This document contains the 1992 Annual Report of the Task Force on [the development of safe, effective, reversible, and acceptable] Methods for the Regulation of Male Fertility of the World Health Organization's Special Programme of Research, Development, and Research Training in Human Reproduction. In the area of hormonal methods, the Task Force is currently concentrating its research activities on 1) the evaluation of the functional capacity of sperm produced by men who have been suppressed to severe oligozoospermia, 2) the development of testosterone buciclate as an injectable method and as replacement therapy for hypogonadal men, and 3) the development of second generation progestogens and new gonadotrophin-releasing hormone antagonists as gonadotrophin suppressing agents. The safety and acceptability of hormonal methods for men remain a concern and topic of research activities. As an alternative to hormonal methods, the Task Force is continuing its search for a drug with a reversible, post-testicular action on the normal function of sperm stored in the epididymis. An ideal preparation would be quickly effective and quickly reversible. Collaborative studies in China also continue to investigate the antifertility action of pure compounds isolated from the plant species Tripterygium wilfordii. During 1992, the Task Force also continued its support of studies on three methods of vas occlusion: the no-scalpel method, a chemical sterilization method, and the polyurethane-plug. The efficacy and reversibility of silicone vas occlusion also remains under study. A training workshop on vas occlusion methods was attended by 32 participants in Indonesia in April 1992, and the safety of vasectomy continues to be monitored by the Task Force. This report notes the state of research on inhibin isolated from porcine follicular fluid and on the possibility of an immunization approach based on a vaccine against follicle-stimulating hormone. Two projects supported in 1992 sought to identify sperm surface proteins as putative immunogens. The report ends by recounting its investigator initiatives, its collaborative research programs, and its efforts in the area of information distribution. A summary describes 10 areas in which substantial progress was made during 1992.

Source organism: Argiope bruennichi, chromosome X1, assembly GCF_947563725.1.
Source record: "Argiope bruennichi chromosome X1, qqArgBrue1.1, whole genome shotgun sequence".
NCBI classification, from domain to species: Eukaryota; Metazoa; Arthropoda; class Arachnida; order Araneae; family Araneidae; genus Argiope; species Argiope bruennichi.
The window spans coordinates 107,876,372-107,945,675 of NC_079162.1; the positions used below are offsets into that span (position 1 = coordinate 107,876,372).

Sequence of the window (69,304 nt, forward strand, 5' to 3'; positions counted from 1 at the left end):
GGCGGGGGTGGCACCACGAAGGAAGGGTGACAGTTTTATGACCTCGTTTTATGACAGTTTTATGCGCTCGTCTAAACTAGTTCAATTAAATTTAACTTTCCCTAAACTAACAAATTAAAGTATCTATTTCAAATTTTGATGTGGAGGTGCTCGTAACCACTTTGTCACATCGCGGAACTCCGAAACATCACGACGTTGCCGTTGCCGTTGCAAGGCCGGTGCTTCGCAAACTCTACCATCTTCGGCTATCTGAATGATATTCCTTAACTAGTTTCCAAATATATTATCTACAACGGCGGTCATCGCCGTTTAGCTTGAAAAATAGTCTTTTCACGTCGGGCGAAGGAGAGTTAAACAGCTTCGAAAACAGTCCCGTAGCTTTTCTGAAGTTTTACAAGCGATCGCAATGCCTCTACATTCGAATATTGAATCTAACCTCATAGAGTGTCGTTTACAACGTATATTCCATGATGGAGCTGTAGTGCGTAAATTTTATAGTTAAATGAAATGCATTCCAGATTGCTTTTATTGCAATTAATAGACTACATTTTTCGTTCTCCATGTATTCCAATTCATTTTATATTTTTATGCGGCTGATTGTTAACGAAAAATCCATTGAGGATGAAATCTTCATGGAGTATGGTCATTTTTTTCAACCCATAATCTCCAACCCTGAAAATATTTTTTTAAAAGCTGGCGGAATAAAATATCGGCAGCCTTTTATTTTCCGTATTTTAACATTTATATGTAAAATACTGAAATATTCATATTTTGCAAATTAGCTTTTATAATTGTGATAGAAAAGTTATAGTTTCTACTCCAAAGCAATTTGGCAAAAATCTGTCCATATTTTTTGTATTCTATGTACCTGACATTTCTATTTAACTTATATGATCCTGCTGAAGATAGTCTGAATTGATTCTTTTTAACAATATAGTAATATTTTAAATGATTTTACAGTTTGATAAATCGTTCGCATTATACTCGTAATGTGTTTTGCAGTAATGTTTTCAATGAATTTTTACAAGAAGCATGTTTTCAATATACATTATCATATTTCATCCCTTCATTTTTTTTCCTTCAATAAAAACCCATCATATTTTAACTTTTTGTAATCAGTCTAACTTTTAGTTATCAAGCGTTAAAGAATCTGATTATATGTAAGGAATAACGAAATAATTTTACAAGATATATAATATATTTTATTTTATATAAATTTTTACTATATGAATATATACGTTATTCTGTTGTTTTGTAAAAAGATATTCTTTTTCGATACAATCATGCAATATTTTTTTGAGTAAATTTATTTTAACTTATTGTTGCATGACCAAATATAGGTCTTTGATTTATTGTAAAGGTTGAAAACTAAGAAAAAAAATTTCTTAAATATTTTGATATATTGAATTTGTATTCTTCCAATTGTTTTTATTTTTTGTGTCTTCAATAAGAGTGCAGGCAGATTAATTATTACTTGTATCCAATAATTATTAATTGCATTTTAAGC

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  3. 3